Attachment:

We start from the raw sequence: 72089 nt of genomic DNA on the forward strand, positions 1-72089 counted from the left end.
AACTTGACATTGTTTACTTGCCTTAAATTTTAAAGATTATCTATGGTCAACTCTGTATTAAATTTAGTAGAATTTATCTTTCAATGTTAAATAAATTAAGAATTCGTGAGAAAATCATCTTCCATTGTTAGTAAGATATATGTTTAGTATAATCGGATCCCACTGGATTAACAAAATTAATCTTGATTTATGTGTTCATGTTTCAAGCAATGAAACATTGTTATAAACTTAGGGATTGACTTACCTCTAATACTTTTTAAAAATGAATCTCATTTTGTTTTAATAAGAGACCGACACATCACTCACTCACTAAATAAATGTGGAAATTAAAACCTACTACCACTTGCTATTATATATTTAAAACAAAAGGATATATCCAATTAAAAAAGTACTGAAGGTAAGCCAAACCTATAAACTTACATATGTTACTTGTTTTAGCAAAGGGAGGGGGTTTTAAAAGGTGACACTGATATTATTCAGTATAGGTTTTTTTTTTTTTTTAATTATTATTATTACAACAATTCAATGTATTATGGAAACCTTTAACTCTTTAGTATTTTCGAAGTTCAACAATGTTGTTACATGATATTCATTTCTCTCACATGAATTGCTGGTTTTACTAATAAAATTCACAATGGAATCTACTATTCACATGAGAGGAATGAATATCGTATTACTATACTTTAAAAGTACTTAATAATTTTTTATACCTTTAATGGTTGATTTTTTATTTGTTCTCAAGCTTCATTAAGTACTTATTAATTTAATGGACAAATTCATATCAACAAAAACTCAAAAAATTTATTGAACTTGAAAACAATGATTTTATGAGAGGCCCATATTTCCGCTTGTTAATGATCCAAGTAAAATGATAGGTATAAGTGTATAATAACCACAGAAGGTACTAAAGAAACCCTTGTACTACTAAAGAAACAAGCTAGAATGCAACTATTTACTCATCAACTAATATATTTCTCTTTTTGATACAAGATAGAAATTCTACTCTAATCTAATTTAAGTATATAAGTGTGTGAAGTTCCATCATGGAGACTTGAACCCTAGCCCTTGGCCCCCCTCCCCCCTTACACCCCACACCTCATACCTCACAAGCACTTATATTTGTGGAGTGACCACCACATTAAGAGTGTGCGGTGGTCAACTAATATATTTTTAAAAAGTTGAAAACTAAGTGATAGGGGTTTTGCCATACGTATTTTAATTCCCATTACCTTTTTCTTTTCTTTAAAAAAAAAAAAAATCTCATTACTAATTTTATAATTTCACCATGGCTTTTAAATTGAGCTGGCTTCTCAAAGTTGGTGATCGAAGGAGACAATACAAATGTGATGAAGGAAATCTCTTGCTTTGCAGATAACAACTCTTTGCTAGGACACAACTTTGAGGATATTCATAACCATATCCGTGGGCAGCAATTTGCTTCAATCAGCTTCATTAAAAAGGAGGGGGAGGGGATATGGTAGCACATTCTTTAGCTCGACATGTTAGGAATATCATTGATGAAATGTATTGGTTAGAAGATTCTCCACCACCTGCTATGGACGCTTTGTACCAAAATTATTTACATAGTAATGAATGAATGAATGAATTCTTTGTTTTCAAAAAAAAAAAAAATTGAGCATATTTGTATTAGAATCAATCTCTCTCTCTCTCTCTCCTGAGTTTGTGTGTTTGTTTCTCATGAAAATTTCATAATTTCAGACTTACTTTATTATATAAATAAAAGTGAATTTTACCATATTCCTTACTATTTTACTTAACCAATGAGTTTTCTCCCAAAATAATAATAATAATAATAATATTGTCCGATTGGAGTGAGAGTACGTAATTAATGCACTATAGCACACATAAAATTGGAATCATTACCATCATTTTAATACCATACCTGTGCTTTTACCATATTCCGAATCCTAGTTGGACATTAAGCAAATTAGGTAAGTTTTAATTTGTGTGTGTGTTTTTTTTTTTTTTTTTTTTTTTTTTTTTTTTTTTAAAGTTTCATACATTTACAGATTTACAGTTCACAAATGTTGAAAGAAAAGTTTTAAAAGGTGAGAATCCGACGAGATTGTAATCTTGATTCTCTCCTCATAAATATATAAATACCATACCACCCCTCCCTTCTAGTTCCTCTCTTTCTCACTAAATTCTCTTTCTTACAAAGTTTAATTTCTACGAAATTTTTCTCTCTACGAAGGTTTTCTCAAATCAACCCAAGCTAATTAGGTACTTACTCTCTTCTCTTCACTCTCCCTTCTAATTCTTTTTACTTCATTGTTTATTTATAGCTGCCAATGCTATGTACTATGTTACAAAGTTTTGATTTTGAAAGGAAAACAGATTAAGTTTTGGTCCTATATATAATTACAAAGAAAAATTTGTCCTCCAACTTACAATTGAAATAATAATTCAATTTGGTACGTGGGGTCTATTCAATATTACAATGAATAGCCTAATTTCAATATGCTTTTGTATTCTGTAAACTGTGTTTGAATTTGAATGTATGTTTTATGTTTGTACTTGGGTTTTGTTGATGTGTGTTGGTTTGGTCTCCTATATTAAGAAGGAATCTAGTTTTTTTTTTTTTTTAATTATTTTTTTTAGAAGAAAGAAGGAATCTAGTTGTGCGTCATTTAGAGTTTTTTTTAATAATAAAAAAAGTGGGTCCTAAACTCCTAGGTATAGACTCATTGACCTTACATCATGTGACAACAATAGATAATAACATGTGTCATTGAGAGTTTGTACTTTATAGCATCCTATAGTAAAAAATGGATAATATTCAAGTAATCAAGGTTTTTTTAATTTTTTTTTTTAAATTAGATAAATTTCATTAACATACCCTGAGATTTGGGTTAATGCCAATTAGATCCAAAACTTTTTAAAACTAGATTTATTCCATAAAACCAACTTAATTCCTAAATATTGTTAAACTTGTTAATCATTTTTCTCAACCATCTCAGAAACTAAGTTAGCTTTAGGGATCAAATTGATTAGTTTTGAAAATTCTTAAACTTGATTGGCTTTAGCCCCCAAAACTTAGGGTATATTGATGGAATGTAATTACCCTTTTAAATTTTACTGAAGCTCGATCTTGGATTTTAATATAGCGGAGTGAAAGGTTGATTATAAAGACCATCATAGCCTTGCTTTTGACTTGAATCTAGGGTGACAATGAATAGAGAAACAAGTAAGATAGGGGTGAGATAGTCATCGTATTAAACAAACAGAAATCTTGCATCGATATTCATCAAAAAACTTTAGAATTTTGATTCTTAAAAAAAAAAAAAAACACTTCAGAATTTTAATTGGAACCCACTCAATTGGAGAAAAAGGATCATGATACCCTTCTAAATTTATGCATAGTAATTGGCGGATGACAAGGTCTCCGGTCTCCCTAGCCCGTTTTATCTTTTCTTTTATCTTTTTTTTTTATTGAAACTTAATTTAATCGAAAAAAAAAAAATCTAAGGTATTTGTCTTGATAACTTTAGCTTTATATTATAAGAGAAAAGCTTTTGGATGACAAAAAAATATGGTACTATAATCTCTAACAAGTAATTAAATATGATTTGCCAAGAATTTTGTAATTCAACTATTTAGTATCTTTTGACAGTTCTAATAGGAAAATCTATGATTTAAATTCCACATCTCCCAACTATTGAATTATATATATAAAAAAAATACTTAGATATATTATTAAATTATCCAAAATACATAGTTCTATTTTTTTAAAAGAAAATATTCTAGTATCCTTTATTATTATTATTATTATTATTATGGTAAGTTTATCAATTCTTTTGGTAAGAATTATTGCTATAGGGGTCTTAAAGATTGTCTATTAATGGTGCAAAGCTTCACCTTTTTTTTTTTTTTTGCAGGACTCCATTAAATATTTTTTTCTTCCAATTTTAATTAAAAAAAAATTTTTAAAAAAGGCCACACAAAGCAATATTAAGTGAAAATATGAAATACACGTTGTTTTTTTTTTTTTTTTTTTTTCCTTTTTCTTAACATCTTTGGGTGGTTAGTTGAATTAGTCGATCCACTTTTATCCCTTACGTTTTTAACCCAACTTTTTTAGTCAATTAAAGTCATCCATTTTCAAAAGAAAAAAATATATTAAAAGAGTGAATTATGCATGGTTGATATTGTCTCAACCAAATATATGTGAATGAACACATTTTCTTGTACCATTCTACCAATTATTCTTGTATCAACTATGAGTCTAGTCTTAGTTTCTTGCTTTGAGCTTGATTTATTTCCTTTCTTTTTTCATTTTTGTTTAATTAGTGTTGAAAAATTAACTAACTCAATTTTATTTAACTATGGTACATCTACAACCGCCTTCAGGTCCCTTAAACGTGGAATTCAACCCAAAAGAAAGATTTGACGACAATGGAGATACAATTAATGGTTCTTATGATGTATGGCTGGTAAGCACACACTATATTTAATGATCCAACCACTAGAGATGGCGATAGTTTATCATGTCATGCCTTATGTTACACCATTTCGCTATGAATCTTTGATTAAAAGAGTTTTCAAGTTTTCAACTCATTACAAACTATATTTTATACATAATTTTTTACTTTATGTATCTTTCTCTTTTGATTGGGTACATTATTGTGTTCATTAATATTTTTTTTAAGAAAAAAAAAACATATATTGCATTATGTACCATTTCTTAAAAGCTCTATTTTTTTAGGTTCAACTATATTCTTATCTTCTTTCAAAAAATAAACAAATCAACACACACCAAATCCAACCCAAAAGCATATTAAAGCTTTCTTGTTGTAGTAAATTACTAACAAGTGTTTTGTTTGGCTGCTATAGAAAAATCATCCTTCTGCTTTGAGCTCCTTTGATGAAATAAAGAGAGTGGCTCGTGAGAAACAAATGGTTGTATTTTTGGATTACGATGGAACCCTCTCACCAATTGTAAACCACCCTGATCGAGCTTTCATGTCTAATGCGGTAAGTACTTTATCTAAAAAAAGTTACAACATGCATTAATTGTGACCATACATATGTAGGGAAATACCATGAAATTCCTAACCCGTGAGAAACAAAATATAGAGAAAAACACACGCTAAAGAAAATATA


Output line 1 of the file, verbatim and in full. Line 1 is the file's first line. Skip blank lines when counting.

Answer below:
We start from the raw sequence: 72089 nt of genomic DNA on the forward strand, positions 1-72089 counted from the left end.